What is the utility of GPE? Let’s assume the agent has a listing of policies (for instance, familiar routes to the workplace). Provided a grouping of preferences, the agent can leverage GPE to instantly assess how well each policy in the dictionary would feature performance under those preferences. Now on to the really fascinating part: on the basis of this swift assessment of known policies, the agent can develop completely new policies on the go. The manner in which it goes about this is simple: each time the agent has to undertake a decision, it brings up the following question: “If I were to make this decision and then adhere to the policy with the maximum value thereafter, which decision would have the outcome of the maximum cumulative value?” Shockingly, if the agent chooses the decision which has the outcome of the maximum overall value in every situation, it winds up with a policy that is usually better than the individual policies leveraged to develop it.
This procedure of stitching together a grouping of policies to develop an improved policy is referred to as generalized policy improvement, or GPI.
The performance of a policy developed through GPI will be dependent on how many policies the agent is aware of.
To demonstrate the advantages of GPE and GPI, we will now look at one of the experiments that have been recently published. The experiment leverages a simplistic environment that represents in an abstract fashion the variant of issue in which our strategy can be useful. As illustrated in Figure 6, the environment is 10×10 grid with ten objects spread out across it. The agent just obtains a non-zero reward if it picks up an object, in which scenario another object pops up in an arbitrary location. The reward connected with an object is dependent on its type. Object variants are intended to be representative of concrete or abstract ideas, to relate it to our scenario, we will take up each object as “tea” or “food”
Obviously, the best technique for the agent is dependent on its present preferences over tea or food. For instance, an agent only concerned about tea may adhere to the path in pink, while an agent concentrating exclusively on eating would adhere to the blue path. We can additionally visualize intermediate scenarios in which the agent desires tea and food with differing weights, which includes the case in which the agent wishes to avoid one of them. For instance, if the agent desires tea but really doesn’t wish to eat, the gray pathway in the above figure is the choice to go with.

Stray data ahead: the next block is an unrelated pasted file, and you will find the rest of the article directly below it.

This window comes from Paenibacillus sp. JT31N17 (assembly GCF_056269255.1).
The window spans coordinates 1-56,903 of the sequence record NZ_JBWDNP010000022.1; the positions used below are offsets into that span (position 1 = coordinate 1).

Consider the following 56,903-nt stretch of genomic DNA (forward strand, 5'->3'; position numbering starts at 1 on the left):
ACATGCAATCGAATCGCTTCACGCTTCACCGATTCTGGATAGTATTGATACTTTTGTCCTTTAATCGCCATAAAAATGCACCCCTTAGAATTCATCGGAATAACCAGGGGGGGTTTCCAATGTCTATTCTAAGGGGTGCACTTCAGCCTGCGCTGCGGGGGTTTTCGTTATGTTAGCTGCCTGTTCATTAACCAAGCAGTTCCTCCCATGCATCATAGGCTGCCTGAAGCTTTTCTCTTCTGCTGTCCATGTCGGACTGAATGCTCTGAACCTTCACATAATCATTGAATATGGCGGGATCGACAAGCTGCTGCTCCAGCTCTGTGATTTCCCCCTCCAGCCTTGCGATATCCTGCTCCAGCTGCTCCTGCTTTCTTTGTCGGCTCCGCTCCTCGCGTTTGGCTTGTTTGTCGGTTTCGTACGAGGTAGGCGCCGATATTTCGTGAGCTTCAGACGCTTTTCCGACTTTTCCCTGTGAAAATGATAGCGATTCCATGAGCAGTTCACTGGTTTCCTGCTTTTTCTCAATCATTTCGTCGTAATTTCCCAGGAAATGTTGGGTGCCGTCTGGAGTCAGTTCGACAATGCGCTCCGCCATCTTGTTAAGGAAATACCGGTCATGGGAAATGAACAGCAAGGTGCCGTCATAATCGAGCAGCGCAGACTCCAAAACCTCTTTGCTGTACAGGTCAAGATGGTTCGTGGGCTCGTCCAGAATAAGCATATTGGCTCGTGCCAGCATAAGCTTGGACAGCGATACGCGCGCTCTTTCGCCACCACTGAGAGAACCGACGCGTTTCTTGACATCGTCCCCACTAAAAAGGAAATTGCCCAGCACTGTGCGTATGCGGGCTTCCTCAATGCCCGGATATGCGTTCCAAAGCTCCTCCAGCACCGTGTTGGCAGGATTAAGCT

The hurdle in this issue is to swiftly adapt to a new grouping of preferences (or an activity). In the experiments it was illustrated how one can do so leveraging GPI and GPE. Our agent went about learning two policies: one that looks for tea and one that looks for food. It was then evaluated how well the policy computed by GPE and GPI had performance on activities related with differing preferences. In the below figure we contrast our strategy with a model-free agent on the activity whose objective is to search for tea while not looking for food. Look at how the agent leveraging GPI and GPE instantly synthesises a viable policy, although it never went about learning how to consciously avoid objects. Obviously, the policy computed by GPE and GPI can be leveraged as a preliminary solution to be refined at a later point via learning, which implies that it would be matching to the final performance of a model-free agent but would likely get there quicker.
The above figure illustrates the performance of GPE and GPI on one particular activity. We have also evaluated the same agent across a broad array of activities. The figure below demonstrates what occurs when we alter the comparative criticality of tea and eating. Observe that, while the model-free agent has to learn every task on a separate basis, from the ground up, the GPE-GPI agent only goes about learning two policies and then swiftly adapts to all of the activities.